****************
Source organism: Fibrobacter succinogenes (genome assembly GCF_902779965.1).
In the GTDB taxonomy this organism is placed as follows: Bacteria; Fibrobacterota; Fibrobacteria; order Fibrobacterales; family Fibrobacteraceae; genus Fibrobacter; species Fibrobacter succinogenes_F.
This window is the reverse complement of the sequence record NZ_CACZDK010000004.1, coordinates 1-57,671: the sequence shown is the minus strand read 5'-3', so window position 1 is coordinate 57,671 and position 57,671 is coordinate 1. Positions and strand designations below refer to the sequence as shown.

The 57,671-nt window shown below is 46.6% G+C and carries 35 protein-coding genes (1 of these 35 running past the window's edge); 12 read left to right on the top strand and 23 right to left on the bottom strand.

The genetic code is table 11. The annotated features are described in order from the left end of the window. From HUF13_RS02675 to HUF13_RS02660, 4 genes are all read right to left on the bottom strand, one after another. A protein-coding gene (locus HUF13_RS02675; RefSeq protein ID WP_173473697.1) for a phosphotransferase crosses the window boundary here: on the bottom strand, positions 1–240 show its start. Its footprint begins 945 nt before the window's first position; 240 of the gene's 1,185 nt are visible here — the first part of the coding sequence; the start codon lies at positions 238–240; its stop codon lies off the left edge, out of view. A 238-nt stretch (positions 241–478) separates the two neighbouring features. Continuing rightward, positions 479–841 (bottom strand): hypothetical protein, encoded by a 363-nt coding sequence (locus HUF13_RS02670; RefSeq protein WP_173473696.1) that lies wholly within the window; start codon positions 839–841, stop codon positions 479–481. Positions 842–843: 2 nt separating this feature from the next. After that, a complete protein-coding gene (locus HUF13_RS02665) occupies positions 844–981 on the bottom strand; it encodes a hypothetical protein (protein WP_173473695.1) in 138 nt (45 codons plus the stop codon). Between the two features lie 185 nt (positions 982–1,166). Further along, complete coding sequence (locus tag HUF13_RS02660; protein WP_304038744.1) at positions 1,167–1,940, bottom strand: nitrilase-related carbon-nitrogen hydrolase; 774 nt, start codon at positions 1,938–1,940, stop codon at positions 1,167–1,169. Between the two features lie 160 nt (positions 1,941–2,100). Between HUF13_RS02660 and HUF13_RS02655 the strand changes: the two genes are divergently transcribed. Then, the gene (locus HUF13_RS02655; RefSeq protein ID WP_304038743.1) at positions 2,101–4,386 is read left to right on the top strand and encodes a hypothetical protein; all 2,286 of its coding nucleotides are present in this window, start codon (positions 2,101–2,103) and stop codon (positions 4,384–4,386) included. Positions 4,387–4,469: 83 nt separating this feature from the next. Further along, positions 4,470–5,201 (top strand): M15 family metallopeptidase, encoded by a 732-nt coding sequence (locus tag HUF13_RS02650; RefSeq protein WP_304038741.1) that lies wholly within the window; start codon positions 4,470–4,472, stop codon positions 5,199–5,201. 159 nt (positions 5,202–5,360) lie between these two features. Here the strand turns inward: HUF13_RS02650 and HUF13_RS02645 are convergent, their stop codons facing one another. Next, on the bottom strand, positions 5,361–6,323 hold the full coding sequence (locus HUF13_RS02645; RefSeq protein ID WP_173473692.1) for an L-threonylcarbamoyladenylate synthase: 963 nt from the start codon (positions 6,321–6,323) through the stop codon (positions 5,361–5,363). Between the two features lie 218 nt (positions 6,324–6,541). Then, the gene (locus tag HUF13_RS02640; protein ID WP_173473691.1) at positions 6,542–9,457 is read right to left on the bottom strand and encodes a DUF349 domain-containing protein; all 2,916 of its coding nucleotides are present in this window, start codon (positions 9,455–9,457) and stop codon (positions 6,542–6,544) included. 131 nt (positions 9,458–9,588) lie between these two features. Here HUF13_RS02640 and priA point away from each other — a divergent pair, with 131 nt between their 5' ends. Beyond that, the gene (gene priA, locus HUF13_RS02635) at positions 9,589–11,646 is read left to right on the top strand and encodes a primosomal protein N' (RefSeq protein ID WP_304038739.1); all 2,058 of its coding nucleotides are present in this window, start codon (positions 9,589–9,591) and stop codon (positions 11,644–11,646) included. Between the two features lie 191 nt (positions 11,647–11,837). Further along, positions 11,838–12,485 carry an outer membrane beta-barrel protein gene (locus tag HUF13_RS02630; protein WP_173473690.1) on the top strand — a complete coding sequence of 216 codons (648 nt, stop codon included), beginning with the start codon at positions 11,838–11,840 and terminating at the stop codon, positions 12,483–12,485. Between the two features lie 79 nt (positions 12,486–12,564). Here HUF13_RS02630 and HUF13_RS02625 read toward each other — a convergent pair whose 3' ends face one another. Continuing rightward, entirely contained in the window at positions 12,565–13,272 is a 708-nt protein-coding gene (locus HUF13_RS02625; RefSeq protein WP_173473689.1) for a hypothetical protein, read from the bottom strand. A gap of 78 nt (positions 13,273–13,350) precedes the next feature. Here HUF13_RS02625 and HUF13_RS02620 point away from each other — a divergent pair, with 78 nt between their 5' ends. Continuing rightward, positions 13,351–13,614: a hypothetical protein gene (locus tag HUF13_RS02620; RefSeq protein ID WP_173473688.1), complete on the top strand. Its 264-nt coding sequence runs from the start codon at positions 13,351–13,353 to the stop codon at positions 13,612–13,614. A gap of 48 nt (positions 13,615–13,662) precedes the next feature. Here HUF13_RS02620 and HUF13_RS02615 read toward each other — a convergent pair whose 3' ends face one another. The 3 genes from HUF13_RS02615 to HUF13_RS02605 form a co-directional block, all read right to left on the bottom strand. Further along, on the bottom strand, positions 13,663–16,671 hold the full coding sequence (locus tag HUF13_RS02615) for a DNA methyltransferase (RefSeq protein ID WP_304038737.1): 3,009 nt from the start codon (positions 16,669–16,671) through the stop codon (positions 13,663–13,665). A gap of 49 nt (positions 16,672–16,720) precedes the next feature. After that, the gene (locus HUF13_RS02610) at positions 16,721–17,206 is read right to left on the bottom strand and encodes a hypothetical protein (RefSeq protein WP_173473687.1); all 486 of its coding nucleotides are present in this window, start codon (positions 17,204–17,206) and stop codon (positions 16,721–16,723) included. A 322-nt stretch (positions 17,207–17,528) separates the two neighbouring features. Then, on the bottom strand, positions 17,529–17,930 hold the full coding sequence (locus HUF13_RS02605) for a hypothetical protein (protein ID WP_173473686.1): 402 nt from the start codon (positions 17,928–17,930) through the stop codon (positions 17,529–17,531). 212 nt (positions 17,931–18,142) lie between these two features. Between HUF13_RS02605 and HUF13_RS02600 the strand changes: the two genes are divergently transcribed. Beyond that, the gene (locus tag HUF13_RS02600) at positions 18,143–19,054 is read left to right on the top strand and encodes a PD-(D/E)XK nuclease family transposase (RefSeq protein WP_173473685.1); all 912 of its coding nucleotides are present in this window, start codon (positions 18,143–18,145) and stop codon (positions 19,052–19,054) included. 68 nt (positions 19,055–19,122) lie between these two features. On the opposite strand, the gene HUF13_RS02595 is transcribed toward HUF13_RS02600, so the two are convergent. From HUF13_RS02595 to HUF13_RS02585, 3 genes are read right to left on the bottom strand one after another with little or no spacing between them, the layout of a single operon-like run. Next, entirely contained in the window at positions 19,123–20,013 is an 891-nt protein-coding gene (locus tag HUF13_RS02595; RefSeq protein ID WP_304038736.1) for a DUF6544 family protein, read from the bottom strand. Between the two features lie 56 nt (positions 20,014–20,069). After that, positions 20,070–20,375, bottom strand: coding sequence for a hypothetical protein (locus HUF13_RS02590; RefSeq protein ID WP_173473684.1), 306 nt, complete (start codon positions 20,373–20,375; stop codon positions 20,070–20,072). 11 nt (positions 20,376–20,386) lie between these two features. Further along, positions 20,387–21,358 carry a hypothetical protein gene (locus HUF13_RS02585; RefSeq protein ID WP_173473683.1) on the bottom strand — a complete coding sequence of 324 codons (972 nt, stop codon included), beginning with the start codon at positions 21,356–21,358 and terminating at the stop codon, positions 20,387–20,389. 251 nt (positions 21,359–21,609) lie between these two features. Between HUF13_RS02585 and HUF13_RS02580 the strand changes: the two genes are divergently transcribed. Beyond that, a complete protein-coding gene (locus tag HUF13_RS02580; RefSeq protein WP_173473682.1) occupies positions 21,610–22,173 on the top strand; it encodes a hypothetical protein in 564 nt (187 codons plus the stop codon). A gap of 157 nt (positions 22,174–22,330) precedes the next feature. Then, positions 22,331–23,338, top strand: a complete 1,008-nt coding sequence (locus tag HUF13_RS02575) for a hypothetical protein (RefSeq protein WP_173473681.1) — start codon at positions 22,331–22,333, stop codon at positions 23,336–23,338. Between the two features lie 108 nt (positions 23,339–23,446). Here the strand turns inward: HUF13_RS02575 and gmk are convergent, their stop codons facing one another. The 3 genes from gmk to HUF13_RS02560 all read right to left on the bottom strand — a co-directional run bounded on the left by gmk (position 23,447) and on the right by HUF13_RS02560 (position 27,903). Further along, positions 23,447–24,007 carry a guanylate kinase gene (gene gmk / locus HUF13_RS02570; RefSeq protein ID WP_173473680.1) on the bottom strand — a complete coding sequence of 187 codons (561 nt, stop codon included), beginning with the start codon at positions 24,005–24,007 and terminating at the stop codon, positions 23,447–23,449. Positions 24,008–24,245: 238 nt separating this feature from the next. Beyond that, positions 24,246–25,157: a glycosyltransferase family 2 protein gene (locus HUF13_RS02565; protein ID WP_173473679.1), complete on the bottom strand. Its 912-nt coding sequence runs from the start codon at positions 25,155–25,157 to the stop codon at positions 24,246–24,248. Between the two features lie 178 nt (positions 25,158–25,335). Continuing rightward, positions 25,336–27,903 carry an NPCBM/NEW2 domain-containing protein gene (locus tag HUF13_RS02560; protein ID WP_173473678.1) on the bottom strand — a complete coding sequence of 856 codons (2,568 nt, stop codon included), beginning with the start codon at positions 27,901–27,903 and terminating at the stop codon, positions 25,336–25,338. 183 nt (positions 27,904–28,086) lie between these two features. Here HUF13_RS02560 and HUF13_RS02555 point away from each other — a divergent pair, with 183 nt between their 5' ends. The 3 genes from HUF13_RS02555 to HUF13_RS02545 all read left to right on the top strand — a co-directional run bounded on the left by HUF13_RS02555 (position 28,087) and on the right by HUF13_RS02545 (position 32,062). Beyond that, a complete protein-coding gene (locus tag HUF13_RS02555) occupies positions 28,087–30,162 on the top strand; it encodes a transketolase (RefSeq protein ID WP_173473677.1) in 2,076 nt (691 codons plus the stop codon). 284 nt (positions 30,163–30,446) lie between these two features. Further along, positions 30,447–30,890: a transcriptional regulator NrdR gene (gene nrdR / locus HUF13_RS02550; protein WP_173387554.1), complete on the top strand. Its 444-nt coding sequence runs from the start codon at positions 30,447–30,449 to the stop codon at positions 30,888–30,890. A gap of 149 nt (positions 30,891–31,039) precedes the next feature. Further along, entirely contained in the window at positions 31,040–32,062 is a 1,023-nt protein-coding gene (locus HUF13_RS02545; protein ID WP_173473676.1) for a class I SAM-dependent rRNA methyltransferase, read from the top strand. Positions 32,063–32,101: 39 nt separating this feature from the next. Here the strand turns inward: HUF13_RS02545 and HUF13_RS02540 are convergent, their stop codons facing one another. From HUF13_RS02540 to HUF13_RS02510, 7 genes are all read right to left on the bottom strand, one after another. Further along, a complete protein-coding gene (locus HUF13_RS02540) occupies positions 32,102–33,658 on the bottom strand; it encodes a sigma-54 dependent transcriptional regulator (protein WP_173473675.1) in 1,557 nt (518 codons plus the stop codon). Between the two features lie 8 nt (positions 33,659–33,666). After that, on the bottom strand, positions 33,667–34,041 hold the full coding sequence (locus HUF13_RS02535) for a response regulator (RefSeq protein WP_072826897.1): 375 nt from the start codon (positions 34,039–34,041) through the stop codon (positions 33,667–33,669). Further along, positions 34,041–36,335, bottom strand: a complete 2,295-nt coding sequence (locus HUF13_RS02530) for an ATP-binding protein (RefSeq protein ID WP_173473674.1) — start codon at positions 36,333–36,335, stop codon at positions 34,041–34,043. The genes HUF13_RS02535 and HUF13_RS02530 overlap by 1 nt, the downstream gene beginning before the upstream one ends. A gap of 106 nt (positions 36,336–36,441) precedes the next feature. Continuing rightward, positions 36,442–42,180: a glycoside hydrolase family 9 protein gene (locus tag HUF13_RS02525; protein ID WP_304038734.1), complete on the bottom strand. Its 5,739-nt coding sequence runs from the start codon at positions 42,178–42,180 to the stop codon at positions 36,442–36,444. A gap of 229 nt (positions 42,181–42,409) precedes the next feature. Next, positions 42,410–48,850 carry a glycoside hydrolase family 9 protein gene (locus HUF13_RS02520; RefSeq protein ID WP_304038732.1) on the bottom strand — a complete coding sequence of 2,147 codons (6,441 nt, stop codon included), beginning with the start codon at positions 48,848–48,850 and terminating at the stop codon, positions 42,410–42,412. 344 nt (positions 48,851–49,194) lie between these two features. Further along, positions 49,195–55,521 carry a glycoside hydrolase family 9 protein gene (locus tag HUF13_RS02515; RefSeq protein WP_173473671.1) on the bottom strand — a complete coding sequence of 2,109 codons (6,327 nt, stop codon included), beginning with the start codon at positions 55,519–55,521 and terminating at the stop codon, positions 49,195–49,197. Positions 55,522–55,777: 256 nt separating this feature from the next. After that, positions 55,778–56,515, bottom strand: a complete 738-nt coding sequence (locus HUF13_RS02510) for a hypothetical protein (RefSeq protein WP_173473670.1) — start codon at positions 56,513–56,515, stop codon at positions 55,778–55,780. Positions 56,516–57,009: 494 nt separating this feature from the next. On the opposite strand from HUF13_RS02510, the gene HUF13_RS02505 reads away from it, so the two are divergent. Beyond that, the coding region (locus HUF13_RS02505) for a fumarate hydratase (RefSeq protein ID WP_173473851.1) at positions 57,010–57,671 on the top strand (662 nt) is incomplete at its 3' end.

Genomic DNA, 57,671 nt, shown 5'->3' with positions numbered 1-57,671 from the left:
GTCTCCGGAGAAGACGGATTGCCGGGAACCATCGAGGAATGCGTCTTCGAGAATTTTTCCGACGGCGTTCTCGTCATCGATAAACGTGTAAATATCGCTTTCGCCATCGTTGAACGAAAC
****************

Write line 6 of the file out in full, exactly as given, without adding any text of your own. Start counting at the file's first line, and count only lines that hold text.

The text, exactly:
Genomic DNA, 57,671 nt, shown 5'->3' with positions numbered 1-57,671 from the left: